I bring this up now because I just finished reading Rogue Protocol, Martha Wells’ newest addition to the series, and I loved it. While I have publicly said that I don’t want to start an unfinished series, I’ll make an exception for this one, because I was delighted to see that Wells has left open the possibility (likelihood) of another sequel, while at the same time giving this book a proper resolution (this is not something that’s easy to do when you’re talking about a series of books; often the middle books leave the reader hanging so they’ll want to pick up the next book).

Once again we have the inimitable Murderbot on a mission of its own, trying to keep its status as a free bot secret from other bots and from human beings.  Ever since it disabled its governor, before the first book, Murderbot has not been forced to use the same rules of ordinary Security Units, rules which require the unit to sacrifice everything to protect the humans under its care, but somehow, even without being forced, and even while claiming it has no particular interest in protecting any humans, it still ends up taking actions that seem self-sacrificing and protective of the humans under its care. Contrary to the popular notion that a Security Unit without its governor would go berserk and start killing everyone in sight, Murderbot just wants to be left alone to watch movies and television shows by itself.

In the last book, Murderbot ended up helping a group of humans by pretending to be an augmented human being, but it justified its involvement because it was getting paid for it.  In this book, Murderbot is pretending to be a human being AND a security unit (it’s complicated), and it’s not even getting paid, but it did make a promise to Miki (which Murderbot contemptuously refers to as a “pet bot”) that it would keep the humans safe in exchange for being able to use Miki’s sensory apparatus, and so it justifies the heroic efforts it makes to protect this group of humans by this.

Aside from Murderbot’s evolving attitudes toward humans, or rather, its changing understanding of its attitudes toward humans, we also get to watch Murderbot’s attitude toward other robots, from the mindless transports to the ART which played such an important part in the last book, to Miki, whose childlike friendliness and innocence initially drives Murderbot crazy until Miki shows sides of itself (and of its humans) which surprise Murderbot (and this reader).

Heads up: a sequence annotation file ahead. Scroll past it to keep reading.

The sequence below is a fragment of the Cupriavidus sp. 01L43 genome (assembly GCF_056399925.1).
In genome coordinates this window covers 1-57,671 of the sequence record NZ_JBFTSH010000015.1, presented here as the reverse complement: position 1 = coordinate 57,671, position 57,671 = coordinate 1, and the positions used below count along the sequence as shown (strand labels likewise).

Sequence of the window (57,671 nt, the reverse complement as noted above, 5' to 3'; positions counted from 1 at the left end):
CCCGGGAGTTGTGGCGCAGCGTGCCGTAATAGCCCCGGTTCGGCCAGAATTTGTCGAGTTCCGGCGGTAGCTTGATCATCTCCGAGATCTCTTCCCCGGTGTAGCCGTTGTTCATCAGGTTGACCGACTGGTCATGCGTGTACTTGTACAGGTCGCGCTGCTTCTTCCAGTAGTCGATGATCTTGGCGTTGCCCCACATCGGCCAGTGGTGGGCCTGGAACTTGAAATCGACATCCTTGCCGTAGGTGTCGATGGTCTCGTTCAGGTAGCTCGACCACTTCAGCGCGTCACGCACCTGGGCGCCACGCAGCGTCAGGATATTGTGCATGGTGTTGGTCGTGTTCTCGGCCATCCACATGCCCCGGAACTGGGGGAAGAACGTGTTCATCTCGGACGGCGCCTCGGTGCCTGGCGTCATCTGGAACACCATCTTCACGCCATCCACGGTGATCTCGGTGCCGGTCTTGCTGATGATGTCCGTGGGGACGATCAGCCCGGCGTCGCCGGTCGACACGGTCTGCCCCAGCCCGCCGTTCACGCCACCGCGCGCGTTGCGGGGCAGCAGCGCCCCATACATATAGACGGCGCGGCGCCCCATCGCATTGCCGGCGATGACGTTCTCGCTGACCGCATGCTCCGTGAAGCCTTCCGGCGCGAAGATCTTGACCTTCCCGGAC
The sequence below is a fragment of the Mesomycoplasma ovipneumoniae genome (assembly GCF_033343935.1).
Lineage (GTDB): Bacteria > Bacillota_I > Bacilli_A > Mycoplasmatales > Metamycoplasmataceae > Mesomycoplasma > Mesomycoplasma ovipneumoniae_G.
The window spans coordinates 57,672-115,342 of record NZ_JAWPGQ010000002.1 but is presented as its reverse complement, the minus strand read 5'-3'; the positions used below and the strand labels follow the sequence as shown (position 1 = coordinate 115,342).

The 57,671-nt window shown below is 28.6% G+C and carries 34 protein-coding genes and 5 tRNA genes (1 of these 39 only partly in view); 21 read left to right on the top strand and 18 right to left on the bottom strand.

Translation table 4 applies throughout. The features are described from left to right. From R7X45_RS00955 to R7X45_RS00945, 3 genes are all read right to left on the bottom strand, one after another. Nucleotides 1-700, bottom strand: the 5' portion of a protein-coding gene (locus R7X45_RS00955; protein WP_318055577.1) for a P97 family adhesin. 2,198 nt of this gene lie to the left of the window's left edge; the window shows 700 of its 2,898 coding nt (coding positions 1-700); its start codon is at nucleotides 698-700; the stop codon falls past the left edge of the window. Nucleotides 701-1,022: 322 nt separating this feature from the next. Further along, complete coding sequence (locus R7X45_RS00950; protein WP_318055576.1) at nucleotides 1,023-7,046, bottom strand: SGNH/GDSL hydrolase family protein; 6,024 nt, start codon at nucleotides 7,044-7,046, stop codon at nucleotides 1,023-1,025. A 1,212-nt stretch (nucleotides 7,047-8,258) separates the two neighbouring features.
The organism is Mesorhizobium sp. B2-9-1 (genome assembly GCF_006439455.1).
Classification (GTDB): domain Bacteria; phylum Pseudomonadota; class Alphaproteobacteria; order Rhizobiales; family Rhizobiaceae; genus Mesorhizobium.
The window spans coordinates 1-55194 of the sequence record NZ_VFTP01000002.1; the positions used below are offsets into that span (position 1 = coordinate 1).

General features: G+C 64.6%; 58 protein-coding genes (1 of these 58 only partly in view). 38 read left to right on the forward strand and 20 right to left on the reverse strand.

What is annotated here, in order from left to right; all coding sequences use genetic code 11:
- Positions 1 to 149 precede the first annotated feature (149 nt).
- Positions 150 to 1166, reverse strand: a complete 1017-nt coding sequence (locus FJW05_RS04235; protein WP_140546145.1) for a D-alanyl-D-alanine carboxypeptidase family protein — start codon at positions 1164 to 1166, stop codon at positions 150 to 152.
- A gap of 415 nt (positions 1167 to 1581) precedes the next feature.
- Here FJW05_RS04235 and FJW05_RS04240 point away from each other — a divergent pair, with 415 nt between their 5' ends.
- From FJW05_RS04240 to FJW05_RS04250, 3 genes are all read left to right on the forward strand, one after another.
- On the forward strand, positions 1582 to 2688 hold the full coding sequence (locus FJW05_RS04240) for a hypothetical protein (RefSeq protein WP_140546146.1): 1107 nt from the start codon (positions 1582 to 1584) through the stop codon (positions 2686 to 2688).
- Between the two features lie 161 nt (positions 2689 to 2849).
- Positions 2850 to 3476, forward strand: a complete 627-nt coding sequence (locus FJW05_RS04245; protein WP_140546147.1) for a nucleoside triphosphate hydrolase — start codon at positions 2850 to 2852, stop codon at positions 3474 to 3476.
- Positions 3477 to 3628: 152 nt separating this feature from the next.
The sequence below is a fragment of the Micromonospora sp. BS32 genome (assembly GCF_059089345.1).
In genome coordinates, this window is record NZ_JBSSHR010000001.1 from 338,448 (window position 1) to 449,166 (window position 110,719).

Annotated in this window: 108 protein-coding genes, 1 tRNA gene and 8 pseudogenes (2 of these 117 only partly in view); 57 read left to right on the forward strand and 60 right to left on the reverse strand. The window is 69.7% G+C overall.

The plot is intricate but clear, with plenty of action, characters you find yourself caring about, and, of course,  the wonderful voice of Murderbot itself. May there be many more books in the series!


EDITED TO ADD: I’m not the only one who loves Murderbot.  The first book in the series, All Systems Red, just won a Hugo award as Best Novella!  So if my word isn’t good enough for you (and if it isn’t, why are you reading this??), you can at least take the word of the Hugo voters that Murderbot is a terrific series.


I’ve already written about the general rules I’ve used in choosing which books are good for a book group, based on my years of leading the Field Notes group here at the library.  Now I have the fun of sharing some of what I consider to be the best books we’ve read in the group. I am NOT saying that everybody in the group loved all these books; as I mentioned in the last book group post, you are never going to find a book that everybody loves, or even that everybody likes (by the same token, you’re unlikely to find one that everybody dislikes).  These are the ones I personally enjoyed most, which provoked some of the most interesting discussions among our people, and I hope they’ll give ideas to other book groups looking for good reads.